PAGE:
Digital eye ID, Digital eye ID, Bausch+Lomb

LIVINGLIVING

homes and smart cars this new pattern

of digital interaction continues to rapidly

increase. As a result we all have some

form of digital ID, from how we project

ourselves in a digital sphere to how we

interact with it, which in turn can impact

our eye health and indeed our psychology

and dependency.

Take a BETH

Francesca Marchetti, independent ocular

specialist, comments, "We spend more

time plugged in than powered down and

that's both at home and at work. Up to

90% of our media interactions are screenbased. The simplest symptom of this is

tired eyes. Screens are very demanding

on your eyes - the written word is different

on screen than on paper. There's less

contrast so people's eyes have to work

harder, then there's glare to contend with

and screens, especially touch-screens,

are often pretty dirty. It's given rise to CVS

- computer vision syndrome with such

diagnoses as digital eye fatigue."

All is not lost though, there's one simple

solution, once you realise you need to do it,

just blink more. Says Marchetti, "We're just

not blinking enough. We should be blinking

at a rate of 18 times a minute, but when

we're using screens that rate drops down

to about six times. Blinking flushes the eye

and refreshes it. Less blinking means less

moisture and therefore dry eyes. It's why

dryness and discomfort gets worse as the

day goes on."

Switching off

Screen usage has been identified as the

main reason behind a trend for people to

stop using contact lenses and go back to

using specs, as dry eyes and lenses are a

bad combination. A good guide for a little

Eye health, high-tech and i-tech

CLEAR EYE ID

P

eople with diabetes

are well advised to

take greater care of

the health of their eyes.

Obviously good blood

glucose control is the first thing to try to

attain as diabetes can damage the fine

capilliaries in the back of the eye. But

diabetics are also prone to dry eyes too.

Many factors in modern life can affect

eyes making them dryer but new research

shows that increased use of screens -

from TVs to PCs to phones and tablets

mean that our eyes are under greater

strain than ever before.

Undeniably, digital devices are now

part of our everyday life. From watching

TV, to playing games, booking holidays,

chatting with our friends, taking selfies,

documenting our lives and monitoring

our health, our TVs, phones, tablets,

e-readers, laptops have become our

soulmates. With the growth of augmented

and virtual reality, smart watches, smart

Depending on how often you do this,

the information can become almost

continuous."

CGM is an increasingly interesting

area in diabetes care, though it is

considered costly. A 'third way' (not

finger-stick blood testing and not CGM)

is appearing. Leading the field at the

moment is Abbott's FreeStyle Libre. Says

Timol, "We are entering the market at a

much more affordable price than CGM.

The actual costings are not final yet. Users

will be likely to buy packs of patches at

a time, with each patch lasting 24 hours.

SugarBEAT is easy to wear, flexible and

needle-free, which is a plus-point against

invasive needle like sensors which have

to be inserted into the skin for weeks

at a time. SugarBEAT requires an initial

calibration and 'warms up' in only 30

minutes then it's good to go. If a patch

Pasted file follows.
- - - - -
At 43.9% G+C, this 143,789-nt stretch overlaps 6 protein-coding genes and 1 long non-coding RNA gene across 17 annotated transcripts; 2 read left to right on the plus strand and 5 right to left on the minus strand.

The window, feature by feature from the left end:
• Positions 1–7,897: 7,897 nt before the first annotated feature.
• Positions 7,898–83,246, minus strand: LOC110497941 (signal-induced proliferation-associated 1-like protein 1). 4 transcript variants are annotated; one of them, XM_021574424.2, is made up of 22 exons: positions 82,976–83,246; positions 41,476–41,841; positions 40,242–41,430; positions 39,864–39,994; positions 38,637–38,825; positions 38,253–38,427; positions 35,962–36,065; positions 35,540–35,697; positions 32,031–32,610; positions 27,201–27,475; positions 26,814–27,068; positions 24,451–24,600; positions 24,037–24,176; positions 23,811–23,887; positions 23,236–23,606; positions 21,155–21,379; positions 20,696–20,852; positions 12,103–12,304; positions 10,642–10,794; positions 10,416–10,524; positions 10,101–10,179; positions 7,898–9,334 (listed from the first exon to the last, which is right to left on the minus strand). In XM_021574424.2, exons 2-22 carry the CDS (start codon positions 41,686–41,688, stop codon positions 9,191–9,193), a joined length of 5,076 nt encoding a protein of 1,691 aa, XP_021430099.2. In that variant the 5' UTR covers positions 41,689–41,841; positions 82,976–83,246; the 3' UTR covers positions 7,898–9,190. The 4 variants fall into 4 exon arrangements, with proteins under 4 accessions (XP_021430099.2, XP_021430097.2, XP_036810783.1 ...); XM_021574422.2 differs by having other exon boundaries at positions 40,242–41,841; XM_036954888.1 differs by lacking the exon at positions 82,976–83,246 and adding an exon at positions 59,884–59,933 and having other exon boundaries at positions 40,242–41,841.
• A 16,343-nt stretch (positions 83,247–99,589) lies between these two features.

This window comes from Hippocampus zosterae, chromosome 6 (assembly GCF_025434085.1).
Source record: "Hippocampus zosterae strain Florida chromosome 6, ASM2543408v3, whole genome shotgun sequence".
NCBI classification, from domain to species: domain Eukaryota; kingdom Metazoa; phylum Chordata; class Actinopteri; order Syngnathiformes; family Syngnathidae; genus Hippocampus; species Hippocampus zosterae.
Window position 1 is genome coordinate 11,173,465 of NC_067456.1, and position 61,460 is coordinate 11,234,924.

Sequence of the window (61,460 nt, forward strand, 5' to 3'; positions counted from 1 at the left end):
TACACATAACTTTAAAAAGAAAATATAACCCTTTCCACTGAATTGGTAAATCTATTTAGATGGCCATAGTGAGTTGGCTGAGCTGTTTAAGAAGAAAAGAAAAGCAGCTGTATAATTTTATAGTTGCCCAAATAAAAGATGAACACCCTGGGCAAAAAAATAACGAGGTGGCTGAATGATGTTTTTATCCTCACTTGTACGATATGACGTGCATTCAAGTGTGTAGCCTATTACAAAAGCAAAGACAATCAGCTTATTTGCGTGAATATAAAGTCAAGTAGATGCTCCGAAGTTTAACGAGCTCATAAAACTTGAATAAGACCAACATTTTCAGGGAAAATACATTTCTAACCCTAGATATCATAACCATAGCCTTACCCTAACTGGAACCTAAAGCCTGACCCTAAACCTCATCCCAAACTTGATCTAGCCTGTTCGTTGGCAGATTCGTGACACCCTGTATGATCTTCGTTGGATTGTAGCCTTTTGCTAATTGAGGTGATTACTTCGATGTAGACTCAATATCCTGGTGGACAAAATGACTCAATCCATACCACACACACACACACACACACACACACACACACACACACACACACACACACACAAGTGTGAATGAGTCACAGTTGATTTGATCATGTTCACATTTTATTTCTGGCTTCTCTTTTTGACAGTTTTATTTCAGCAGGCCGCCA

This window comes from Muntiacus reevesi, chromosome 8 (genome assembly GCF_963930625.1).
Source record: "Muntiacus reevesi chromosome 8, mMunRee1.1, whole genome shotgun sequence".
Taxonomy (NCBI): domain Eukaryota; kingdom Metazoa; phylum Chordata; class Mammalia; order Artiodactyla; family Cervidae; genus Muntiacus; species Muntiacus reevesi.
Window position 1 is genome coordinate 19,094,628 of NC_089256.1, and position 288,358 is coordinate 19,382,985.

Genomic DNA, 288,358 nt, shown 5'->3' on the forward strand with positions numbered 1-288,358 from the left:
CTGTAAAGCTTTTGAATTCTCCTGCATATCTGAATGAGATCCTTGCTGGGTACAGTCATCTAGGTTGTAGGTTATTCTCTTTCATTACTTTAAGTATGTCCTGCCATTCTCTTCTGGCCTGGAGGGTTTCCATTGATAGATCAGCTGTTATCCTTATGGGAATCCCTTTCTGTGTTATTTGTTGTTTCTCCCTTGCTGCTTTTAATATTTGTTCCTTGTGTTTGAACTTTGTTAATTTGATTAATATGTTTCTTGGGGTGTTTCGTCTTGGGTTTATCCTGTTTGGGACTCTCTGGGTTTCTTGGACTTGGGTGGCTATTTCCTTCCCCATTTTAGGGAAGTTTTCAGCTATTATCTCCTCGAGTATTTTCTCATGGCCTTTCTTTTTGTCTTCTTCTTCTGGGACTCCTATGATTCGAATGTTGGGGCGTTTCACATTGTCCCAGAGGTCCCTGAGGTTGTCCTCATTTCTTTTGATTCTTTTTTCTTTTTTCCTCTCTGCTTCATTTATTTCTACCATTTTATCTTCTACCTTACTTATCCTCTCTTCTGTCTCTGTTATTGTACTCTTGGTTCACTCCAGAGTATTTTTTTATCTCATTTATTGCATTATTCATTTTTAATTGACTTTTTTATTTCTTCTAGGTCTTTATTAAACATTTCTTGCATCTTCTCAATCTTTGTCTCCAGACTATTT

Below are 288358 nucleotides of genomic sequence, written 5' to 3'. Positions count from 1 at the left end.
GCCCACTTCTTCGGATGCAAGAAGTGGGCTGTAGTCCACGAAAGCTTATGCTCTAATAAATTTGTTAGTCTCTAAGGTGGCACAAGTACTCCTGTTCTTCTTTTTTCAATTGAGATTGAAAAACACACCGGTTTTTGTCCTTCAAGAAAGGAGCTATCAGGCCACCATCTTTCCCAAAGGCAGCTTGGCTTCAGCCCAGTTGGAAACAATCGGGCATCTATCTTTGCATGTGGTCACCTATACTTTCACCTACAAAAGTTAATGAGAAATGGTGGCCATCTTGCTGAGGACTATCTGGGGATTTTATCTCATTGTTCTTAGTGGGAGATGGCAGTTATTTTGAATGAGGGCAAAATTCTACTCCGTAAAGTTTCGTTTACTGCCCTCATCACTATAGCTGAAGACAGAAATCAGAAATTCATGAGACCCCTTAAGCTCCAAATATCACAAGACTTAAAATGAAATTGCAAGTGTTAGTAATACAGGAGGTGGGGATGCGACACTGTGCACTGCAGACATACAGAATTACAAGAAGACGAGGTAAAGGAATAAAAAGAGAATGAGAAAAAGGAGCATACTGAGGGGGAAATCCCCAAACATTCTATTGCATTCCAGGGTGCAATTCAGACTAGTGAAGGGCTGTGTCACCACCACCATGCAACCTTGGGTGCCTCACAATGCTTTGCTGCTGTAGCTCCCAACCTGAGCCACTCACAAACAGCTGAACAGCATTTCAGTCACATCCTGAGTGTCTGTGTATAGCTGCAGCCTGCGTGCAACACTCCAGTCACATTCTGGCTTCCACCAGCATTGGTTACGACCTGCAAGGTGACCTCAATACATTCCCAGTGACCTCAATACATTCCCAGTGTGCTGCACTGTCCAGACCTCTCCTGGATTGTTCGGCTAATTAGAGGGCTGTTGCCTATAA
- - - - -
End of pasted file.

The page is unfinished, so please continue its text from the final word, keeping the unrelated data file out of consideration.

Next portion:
should fail, or somehow come off, you're

only paying for one daily use patch. With

other CGMs or flash glucose monitoring

you're out of pocket for something that

was due to be used 7 or 14 days. By

being daily disposable the skin irritation

caused by having a sensor stuck to your

skin for weeks at a time is also avoided. "

What's exciting about SugarBEAT,

beyond its non-invasive natures, is the

potentially affordable entry level and the

flexibility of how the sensor is worn as

well as the fact that it's UK made, it will

launch in the UK and is directed initially at

the diabetes market. We'll keep our eyes

on this one.

www.sugarbeat.com

www.nemauramedical.com

SugarBEAT continued

Index

  1. Desang diabetes magazine diabetes information
  2. Abbott Freestyle Libre, Flash Glucose Monitoring, blood testing without lancets
  3. Desang diabetes magazine diabetes information
  4. Page 0004
  5. Accu-Chek Mobile blood glucose system, Medical Detection Dogs, Limited Edition Accu-Chek Mobile pink
  6. Desang diabetes magazine diabetes news, Type 1 diabetes, Type 2 diabetes
  7. adAPT diabetes trial, Hid-In insulin pump belt
  8. Ascensia Contour Diabetes blood test meters
  9. Leatherice diabetes ID jewellery
  10. Desang diabetes magazine diabetes diet
  11. diabetic diet
  12. SugarBEAT
  13. Ascencia Contour Diabetes blood test meters
  14. Digital eye ID, Digital eye ID, Bausch+Lomb
  15. Digital eye ID, Bausch+Lomb
  16. Abbott Freestyle Libre, Flash Glucose Monitoring, blood testing without lancets
  17. Abbott Freestyle Libre, Flash Glucose Monitoring, blood testing without lancets
  18. Abbott Freestyle Libre, Flash Glucose Monitoring, blood testing without lancets
  19. Desang diabetes kitbags
  20. insulin pump wear AnnaPS, diabetesia Sofia Larsson-Stern
  21. insulin pump wear AnnaPS, diabetesia Sofia Larsson-Stern
  22. Making Carbs count: Counting carbs for the diabetic diet
  23. Making Carbs count: Counting carbs for the diabetic diet, the carb content of citrus fruit
  24. Making Carbs count: Counting carbs for the diabetic diet, the carb content of citrus fruit
  25. Accu-Chek Insight insulin pump
  26. Free diabetes magazine, Desang diabetes magazine

Related Issues